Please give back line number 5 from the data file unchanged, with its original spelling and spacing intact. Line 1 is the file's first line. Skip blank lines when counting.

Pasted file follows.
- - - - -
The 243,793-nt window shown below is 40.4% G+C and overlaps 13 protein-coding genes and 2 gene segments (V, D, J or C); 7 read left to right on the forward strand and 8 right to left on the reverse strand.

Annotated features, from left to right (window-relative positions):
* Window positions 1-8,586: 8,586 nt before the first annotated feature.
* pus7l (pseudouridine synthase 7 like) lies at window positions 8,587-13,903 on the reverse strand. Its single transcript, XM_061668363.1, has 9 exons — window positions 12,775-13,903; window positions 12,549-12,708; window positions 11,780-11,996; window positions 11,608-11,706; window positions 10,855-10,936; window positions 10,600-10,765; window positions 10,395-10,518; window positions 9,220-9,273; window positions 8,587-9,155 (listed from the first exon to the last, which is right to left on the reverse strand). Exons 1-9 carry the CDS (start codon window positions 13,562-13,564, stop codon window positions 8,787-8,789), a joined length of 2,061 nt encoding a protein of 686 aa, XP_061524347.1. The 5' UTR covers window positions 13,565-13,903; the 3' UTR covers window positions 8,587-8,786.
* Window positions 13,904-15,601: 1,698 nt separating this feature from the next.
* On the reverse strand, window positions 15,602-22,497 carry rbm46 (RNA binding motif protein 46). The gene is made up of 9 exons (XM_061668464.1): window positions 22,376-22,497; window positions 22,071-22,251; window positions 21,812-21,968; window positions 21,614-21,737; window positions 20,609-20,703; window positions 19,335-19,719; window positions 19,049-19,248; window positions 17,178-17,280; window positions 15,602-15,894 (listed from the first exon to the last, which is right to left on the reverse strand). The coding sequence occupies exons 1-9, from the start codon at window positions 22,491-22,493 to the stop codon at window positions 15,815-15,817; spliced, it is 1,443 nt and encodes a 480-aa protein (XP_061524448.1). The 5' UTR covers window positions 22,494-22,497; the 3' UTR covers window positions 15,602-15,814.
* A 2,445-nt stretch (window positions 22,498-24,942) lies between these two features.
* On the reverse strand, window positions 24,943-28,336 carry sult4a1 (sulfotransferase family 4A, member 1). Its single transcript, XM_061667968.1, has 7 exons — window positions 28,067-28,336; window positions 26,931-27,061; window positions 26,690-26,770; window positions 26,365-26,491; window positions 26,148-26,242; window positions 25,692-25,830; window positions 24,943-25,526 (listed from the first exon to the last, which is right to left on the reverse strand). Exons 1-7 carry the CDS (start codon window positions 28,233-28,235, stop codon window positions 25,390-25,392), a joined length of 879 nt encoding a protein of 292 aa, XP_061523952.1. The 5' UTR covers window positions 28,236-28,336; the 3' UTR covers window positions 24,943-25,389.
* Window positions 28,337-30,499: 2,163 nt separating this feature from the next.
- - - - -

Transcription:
* Window positions 13,904-15,601: 1,698 nt separating this feature from the next.